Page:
Revascularization in Patients With Type 1 Diabetes

Study Questions:

What are the comparative outcomes of coronary artery bypass grafting (CABG) and percutaneous coronary intervention (PCI) in patients with type 1 diabetes (T1D) in need of multivessel revascularization?

Methods:

The investigators included all patients with T1D who underwent a first multivessel revascularization in Sweden during 1995 to 2013. They used the SWEDEHEART register, the National Diabetes Register, and the Swedish National Patient Register to retrieve information about patient characteristics and outcomes. The authors estimated hazard ratios (HRs) adjusted for confounders with 95% confidence intervals (CIs) for all-cause and coronary heart disease (CHD) mortality, myocardial infarction (MI), repeat revascularization, stroke, and heart failure using inverse probability of treatment weighting based on propensity scores.

Results:

In total, 683 patients who underwent CABG, and 1,863 patients who underwent PCI were included. During a mean follow-up of 10.6 years, 53% of patients in the CABG group and 45% in the PCI group died. PCI, compared with CABG, was associated with a similar risk of all-cause mortality (HR, 1.14; 95% CI, 0.99-1.32), but higher risks of death from CHD (HR, 1.45; 95% CI, 1.21-1.74), MI (HR, 1.48; 95% CI, 1.23-1.84) and repeat revascularization (HR, 5.64; 95% CI, 4.67-6.82). No differences in risks of stroke or heart failure were found.

Conclusions:

The authors concluded that PCI, compared with CABG, was associated with higher rates and risks of CHD mortality, MI, and repeat revascularizations in patients with T1D needing multivessel revascularization.

Perspective:

This observational, nationwide cohort study, including all patients with T1D who underwent a first multivessel revascularization in Sweden during 1995 to 2013, reports a benefit favoring CABG over PCI, with lower rates and risks of CHD mortality, MI, and repeat revascularization, with no such differences found for all-cause mortality, stroke, and heart failure. Overall, it appears that CABG should be the preferred strategy for multivessel revascularization in patients with T1D similar to those with type 2 diabetes. However, it should be noted that there were large differences in risk at baseline between the PCI and CABG groups, and these findings should be confirmed in a randomized prospective study.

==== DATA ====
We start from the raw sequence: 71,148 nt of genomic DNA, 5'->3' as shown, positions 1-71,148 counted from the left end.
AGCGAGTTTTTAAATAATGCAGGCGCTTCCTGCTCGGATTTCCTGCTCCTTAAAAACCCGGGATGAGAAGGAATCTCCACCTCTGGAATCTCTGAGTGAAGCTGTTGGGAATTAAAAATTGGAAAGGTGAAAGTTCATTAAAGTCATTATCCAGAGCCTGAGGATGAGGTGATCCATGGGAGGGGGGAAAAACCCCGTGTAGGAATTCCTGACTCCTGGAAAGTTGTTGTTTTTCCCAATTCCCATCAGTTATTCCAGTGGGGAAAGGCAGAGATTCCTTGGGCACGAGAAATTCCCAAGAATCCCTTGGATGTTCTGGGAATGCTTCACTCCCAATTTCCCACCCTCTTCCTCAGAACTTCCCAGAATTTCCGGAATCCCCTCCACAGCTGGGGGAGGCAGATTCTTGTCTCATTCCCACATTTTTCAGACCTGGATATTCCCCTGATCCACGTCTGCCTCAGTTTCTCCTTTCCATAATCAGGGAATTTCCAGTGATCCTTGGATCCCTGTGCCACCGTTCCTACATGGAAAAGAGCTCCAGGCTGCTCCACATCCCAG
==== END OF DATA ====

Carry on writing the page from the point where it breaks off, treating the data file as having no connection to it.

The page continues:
Clinical Topics: Cardiac Surgery, Heart Failure and Cardiomyopathies, Invasive Cardiovascular Angiography and Intervention, Aortic Surgery, Cardiac Surgery and Heart Failure, Acute Heart Failure

Keywords: Cardiac Surgical Procedures, Coronary Artery Bypass, Coronary Disease, Diabetes Mellitus, Type 1, ESC2017, ESC Congress, Heart Failure, Myocardial Infarction, Myocardial Ischemia, Myocardial Revascularization, Percutaneous Coronary Intervention, Risk, Stroke


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